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May 24, 2016

How I Travel: My 4 Must-Haves

There are certain items that I absolutely must have with me on my travels. These four things are included in my pockets or bag every time I go on anything from a day trip to a month away. When I've forgotten something from this list, it's been top priority to find a version of it locally as soon as I can.

1. Chapstick

I may not wear make-up, but it's impossible for me to "wear my face" without chapstick. Even if my lips aren't actually dry, if I don't have chapstick with me, they begin to feel chapped as soon as I realize it's missing.

I load up on the original vanilla scented Chapstick brand every time I go back to the USA, and I haven't run out yet!

2. Travel-size facial tissue

Between cold weather nose and warm weather allergies, I am always in need of a Kleenex. Aside from the obvious benefits of facial tissue for the face, I've also been fortunate to have tissue with me when cleaning off wet or dirty benches and in bathrooms without toilet paper.

I've never quite gotten on board with carrying cleaning wipes with me, but tissue seems to work for everything just fine.

3. Smart device

This is less about staying in touch with people and more about the GPS maps and taking photos. If I don't have wifi, my iPhone 4 is regulated to camera, calculator, clock, and map. Even without wifi, in a well-connected city my device will find me on Google Maps and I can at least compass my way around via the blue dot.


I just happen to have received an old iPhone 4 from my sister and her husband a couple of years ago. If I could choose my Apple device, it would be one of the new iPod Touches or iPad minis.

4. Earbuds

Earbuds solve any hint of boredom, need for noise-canceling, and can create an excellent "Do Not Talk To Me" look. I've mostly employed my earbuds in trains, buses, and planes to drown out loud people. I am typically an open and friendly traveler, but sometimes that creepy guy who might want to sit by you on the train just needs to see you're totally not interested in talking with him. Ever.

I prefer earbuds from Skullcandy; they are the most comfortable and last the longest!

What other items would you include on this list? Any you would omit?

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May 17, 2016

5 French Habits We've Carried to Germany

When you visit another country or cultural area, it's easy to pick up on the differences. But when you live in another country, the differences can end up picking you up into their club!

We knew we had adapted several French idiosyncrasies, but they have only become more evident since moving to Germany. Now that I've been back in Paris for two weeks, our French habits are even more obvious!

1. Bonjour, Merci, Au Revoir

I don't even know for sure if this is not a German thing, but I literally cannot walk into or out of a store without all these salutations. I do it when I visit the USA now, too, and I'm sure people just chalk it up to me being a supremely friendly person.

2. Wine vs. Beer

We. Just. Can't. We fell in love with the sophistication of French wine, but there is nothing sophisticated about pounding back a liter of beer. Sorry. We both don't like the taste, I can't stand anything carbonated, and we know it's just useless carbs when we would prefer to be drinking anything else. When our German friends can't accept that we don't drink beer, we respond, "But that means there's more for you!" And everyone can live with that!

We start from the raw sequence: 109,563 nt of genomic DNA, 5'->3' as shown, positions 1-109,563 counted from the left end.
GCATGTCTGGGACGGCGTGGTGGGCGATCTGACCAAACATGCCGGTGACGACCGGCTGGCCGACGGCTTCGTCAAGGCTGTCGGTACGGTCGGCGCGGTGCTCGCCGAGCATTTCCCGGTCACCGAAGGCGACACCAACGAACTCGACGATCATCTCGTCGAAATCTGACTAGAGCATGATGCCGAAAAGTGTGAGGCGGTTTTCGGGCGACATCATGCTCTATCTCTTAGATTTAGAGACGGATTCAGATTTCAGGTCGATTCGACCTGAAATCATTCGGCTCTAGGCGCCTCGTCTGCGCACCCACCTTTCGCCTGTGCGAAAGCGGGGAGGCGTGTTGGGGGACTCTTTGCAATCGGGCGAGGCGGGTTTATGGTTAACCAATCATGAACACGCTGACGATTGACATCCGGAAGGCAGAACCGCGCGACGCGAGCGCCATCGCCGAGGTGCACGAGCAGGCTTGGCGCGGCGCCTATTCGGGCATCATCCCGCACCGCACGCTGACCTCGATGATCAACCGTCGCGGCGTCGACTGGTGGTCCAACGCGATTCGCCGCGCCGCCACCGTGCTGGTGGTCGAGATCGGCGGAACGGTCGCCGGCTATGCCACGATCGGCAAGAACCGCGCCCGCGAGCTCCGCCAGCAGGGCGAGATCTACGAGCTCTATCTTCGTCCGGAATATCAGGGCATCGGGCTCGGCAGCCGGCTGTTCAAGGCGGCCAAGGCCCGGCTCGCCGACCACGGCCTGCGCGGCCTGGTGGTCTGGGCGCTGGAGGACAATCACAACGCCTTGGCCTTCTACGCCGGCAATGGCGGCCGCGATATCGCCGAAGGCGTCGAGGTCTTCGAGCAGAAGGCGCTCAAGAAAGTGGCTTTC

3. Pastry Expectations

I've been moaning about this all year. I returned to Paris and completely confirmed that I wasn't just glorifying the good old days of French bakery delights. This struggle is SO real. It's best explained like this: at a French bakery, 95% of your options are going to taste amazing - even if it's a flavor you may not be particularly fond of (for me: pistachio, almond, raspberry). At a German bakery, 95% of your options look good, but genuinely only 10% actually taste decent. I doubt many Germans or expats living in Germany will agree with me. Unfortunately, that simply means they've never lived in France.

4. Style

There are a thousand different ways I could take this paragraph, but I'm only going to mention two. First, my "au natural" look of no make-up and lazy undone long hair blends much better into the Parisian scene than into the Bavarian one. Second, German men do not wear scarves, but Marc still does...and probably always will. We have a weird style mélange of Californian sporty and Parisian date night. This might be why we seem to fit best in Spain.

5. Vacation

When we first moved to France, we had no idea we would have so many days off. We got four two-week vacations with the school holidays, plus three months of summer! Talk about only working part-time! Our sports jobs in Germany aren't very different, except time off from school doesn't actually mean time away from sports for normal people. We will always value our vacation time dearly as the French do, but we can take it down a few notches for the sake of keeping our German bosses happy.

It makes me wonder what German habits we will end up with in the long run. The pretzels are awesome, there is more general respect for authority, and we have incredible pizza and gelato within ten minutes of where we live. While we may miss a lot of things about France, our German life is a ridiculously happy one in another wonderful part of the world.

What habits have you picked up from places you have lived? Do you have any French or German mindsets?